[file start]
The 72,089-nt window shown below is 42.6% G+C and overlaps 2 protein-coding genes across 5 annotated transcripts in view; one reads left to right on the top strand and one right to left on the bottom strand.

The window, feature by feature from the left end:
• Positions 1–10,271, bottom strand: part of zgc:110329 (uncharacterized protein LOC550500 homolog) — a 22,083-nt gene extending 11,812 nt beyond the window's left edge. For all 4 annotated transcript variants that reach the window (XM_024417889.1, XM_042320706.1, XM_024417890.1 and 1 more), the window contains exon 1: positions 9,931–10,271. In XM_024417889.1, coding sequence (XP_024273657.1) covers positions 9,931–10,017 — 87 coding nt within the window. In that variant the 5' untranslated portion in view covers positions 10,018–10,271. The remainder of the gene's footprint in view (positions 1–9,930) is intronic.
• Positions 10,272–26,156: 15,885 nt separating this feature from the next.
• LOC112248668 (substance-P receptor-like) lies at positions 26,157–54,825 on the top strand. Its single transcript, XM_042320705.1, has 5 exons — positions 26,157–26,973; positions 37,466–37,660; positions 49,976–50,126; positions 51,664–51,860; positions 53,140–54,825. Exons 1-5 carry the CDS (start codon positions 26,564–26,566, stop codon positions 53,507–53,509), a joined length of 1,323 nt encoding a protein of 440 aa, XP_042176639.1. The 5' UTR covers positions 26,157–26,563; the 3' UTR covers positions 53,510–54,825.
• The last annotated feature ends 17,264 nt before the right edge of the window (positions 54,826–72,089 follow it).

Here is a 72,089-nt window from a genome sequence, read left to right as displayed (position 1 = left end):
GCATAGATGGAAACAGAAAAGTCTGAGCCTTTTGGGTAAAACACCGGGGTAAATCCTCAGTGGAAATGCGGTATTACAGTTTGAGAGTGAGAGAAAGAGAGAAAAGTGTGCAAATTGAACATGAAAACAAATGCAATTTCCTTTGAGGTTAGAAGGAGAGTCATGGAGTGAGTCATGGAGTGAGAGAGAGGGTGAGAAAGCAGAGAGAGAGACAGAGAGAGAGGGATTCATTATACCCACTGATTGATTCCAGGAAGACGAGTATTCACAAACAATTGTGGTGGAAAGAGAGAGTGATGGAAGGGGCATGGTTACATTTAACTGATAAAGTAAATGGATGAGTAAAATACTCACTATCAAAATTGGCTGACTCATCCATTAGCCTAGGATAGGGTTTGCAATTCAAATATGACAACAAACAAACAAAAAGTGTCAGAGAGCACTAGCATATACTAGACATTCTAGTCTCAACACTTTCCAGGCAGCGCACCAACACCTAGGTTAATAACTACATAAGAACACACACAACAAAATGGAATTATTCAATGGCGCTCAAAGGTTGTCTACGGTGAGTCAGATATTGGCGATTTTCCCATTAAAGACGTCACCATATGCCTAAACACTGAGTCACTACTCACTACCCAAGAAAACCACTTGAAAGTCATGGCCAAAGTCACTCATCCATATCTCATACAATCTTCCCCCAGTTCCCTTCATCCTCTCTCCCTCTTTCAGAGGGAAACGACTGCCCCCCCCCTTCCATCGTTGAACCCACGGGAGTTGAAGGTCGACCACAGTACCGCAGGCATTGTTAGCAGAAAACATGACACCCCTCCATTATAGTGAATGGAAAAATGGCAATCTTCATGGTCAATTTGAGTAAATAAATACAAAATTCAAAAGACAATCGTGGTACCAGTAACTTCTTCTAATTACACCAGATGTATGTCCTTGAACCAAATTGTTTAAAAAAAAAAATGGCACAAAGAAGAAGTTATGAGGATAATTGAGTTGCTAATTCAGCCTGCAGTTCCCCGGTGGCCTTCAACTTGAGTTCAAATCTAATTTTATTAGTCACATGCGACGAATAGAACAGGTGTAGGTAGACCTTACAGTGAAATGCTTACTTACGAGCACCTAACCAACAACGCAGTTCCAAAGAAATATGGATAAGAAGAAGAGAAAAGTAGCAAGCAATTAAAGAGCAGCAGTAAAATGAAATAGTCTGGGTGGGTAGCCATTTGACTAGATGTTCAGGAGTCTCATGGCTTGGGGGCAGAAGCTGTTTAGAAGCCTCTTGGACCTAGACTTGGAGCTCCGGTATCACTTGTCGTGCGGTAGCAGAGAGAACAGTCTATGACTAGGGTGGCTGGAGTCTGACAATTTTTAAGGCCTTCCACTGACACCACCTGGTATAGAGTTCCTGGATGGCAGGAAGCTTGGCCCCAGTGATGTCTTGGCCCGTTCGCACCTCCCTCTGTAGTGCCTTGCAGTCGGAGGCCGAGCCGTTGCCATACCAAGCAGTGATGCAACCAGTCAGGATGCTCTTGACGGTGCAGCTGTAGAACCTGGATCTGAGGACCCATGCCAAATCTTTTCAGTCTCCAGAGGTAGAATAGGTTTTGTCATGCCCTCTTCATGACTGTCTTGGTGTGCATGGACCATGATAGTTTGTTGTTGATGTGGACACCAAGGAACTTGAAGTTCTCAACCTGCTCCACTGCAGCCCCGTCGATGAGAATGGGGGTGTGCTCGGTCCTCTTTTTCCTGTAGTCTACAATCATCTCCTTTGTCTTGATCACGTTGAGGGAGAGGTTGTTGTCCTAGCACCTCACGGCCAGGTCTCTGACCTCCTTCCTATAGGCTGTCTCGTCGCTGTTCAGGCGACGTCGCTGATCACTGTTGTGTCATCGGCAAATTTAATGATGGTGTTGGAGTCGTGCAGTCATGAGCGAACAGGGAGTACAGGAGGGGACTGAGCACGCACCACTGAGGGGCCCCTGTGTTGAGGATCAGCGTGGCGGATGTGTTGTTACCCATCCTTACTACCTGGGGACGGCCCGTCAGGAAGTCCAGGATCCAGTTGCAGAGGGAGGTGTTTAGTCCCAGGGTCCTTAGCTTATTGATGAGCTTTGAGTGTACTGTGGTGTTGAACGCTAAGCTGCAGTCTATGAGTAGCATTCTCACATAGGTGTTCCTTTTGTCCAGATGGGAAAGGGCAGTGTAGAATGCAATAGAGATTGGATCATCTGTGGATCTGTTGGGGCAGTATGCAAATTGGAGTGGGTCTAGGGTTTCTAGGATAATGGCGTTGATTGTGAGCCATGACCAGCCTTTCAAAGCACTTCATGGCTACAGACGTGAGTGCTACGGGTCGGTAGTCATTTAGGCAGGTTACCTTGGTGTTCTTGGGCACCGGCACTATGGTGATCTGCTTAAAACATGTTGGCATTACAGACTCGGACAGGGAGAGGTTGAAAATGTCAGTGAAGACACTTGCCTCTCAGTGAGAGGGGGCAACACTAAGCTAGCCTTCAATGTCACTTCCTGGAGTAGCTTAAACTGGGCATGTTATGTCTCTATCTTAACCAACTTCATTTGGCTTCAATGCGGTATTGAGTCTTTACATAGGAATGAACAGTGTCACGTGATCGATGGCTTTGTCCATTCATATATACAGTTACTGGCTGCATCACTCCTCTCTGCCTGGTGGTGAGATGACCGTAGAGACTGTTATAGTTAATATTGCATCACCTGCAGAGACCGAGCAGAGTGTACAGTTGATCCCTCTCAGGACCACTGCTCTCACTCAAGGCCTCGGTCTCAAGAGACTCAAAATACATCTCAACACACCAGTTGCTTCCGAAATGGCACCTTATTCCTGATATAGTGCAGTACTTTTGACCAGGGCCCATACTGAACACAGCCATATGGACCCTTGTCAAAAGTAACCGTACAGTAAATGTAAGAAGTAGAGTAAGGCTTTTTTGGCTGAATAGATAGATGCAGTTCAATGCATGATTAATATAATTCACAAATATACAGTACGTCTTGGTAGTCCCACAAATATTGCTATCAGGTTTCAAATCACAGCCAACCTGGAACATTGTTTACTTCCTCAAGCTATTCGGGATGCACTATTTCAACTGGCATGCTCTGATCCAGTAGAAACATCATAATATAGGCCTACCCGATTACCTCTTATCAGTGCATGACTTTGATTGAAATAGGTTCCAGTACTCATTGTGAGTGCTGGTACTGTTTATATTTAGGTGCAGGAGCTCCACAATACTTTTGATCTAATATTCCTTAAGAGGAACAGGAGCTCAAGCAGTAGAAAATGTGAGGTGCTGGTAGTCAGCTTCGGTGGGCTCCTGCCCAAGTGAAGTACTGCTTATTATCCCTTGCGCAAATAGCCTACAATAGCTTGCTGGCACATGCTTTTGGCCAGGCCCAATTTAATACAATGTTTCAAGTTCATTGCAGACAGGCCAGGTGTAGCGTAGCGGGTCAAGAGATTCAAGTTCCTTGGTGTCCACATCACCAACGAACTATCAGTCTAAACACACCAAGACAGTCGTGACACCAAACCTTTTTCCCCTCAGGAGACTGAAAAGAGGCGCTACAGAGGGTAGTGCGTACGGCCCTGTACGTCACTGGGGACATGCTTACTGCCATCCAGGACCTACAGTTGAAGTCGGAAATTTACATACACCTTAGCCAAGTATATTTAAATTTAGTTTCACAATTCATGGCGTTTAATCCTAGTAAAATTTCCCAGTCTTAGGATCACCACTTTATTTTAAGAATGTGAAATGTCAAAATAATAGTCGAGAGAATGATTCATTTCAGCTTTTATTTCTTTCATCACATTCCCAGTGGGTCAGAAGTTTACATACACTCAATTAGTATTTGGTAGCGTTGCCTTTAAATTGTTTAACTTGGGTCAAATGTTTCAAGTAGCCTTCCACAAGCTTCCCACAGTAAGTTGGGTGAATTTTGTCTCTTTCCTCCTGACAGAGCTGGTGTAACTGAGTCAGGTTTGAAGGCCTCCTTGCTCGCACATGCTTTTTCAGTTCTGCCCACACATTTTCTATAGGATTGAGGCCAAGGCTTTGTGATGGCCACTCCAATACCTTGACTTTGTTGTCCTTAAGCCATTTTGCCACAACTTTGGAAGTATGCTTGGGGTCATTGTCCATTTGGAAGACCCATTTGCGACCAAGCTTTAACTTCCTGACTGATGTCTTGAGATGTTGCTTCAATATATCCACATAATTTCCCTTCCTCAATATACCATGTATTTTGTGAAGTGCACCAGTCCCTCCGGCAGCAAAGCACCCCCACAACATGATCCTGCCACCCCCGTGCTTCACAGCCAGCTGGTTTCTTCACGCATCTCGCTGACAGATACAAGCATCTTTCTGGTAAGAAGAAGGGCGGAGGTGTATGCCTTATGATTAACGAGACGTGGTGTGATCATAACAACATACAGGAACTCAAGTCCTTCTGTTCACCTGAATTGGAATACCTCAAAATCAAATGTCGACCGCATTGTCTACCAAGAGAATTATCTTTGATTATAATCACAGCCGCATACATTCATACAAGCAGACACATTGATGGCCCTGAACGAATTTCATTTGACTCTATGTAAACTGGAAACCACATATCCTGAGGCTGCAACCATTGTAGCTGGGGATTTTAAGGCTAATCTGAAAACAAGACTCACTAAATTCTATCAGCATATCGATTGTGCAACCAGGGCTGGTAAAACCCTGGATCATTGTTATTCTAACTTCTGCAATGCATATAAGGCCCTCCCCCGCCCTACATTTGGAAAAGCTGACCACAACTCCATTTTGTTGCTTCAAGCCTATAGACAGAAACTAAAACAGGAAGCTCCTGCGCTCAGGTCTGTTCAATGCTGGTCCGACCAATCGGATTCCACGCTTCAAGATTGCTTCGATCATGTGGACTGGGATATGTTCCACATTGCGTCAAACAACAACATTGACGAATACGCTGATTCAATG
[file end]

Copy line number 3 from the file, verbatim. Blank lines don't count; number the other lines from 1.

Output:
• Positions 1–10,271, bottom strand: part of zgc:110329 (uncharacterized protein LOC550500 homolog) — a 22,083-nt gene extending 11,812 nt beyond the window's left edge. For all 4 annotated transcript variants that reach the window (XM_024417889.1, XM_042320706.1, XM_024417890.1 and 1 more), the window contains exon 1: positions 9,931–10,271. In XM_024417889.1, coding sequence (XP_024273657.1) covers positions 9,931–10,017 — 87 coding nt within the window. In that variant the 5' untranslated portion in view covers positions 10,018–10,271. The remainder of the gene's footprint in view (positions 1–9,930) is intronic.